I think if you have a solid connection and pfsense installed you should definitely install openvpn unless you have some reason not to.  Once its up and running you will find plenty of reasons to use it unless you never travel and never use wifi on untrusted networks.

    D'oh!  :o

    Of course you guys were referring to a VPN server, and not a VPN client!  The answer then is, "Of course I want to do that!  Please excuse my earlier stupid response!"

    BlueKobold's reply indicates that the APU doesn't have the horsepower for this purpose.  Where do I go from there?  Is there any way to do it without doubling the price?



  • An apu can run a vpn just fine as long as the bandwidth being used by the client isn't overwhelming.

    Most people won't need more than the ability to VPN netflix or email or other stuff like that.



  • It looks like the APU is out of stock for at least 2 months.  I'm not in a huge rush, but I am noticing that the build I spec'd on the Celeron J1900 is only $80 more than the APU build.  Both utilize RealTek chipsets (not a plus, but if I don't count it against the APU it seems unfair to count it against the J1900).  Neither support AES-NI.  The J1900 build has twice as much RAM in it and the chip is much more powerful (4 cores instead of 2).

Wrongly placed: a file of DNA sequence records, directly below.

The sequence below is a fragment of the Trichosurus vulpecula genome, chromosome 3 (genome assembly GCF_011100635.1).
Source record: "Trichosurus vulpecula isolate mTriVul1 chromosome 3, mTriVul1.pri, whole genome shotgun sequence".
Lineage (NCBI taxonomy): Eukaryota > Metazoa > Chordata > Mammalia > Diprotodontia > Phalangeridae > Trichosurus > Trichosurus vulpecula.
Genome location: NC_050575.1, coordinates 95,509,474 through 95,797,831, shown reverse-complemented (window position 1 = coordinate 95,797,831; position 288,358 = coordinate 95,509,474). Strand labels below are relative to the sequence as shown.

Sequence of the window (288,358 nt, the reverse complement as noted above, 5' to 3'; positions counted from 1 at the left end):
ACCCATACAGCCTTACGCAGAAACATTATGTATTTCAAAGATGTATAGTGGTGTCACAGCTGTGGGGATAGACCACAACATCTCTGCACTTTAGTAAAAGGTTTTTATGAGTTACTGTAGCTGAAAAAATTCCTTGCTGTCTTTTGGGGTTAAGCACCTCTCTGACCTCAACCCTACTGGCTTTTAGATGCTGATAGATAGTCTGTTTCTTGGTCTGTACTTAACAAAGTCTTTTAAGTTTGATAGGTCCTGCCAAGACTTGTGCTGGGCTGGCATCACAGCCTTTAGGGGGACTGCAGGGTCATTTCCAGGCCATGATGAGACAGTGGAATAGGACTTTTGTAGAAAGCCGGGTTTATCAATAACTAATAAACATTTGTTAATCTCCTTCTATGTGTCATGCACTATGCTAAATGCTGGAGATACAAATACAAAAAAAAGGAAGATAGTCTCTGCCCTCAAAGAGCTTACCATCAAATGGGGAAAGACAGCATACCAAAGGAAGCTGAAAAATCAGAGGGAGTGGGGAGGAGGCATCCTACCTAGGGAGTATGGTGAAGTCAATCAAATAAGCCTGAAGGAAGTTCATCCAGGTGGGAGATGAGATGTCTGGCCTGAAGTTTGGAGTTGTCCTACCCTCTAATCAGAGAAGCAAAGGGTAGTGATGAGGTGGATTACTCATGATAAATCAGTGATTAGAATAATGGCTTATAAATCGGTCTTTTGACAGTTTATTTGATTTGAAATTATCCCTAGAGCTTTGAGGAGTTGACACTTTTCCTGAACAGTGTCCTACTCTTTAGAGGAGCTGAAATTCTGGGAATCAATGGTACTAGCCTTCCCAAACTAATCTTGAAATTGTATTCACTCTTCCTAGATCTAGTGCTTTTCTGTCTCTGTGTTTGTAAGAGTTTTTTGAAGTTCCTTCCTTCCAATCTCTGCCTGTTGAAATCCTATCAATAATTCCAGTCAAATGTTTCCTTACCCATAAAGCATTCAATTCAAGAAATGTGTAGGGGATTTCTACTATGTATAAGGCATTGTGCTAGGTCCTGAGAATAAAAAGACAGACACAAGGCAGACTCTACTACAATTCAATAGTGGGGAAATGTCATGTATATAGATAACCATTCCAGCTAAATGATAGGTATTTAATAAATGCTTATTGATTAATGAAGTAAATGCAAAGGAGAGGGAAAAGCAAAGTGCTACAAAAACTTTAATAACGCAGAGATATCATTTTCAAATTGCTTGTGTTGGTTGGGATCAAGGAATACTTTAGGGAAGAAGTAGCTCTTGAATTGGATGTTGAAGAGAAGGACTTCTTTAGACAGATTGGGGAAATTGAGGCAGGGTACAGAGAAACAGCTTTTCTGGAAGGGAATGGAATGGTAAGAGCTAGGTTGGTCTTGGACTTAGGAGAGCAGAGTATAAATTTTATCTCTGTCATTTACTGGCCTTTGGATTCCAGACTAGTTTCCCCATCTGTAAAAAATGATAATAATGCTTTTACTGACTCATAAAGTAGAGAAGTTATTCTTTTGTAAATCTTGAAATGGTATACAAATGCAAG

Aside from the $80, the only real potential drawback is that the Gigabyte GA-J1900N-D3V motherboard has some really mixed reviews on Newegg (Amazon seems a little nicer).  The problems that are being reported seem pretty bizarre to me…...one user reports that his USB keyboard works intermittently.  UEFI problems seem pretty common, and the BIOS update process gets a lot of hate.  I'm ready to discount both of those as they tend to be common issues that are often solved by "doing it the right way" (I'm pretty sure that every motherboard has some people out there who will complain about updating the BIOS....it's not always the easiest thing to do and it would be nice if there was a standard way to do it, but every board has it's own quirks).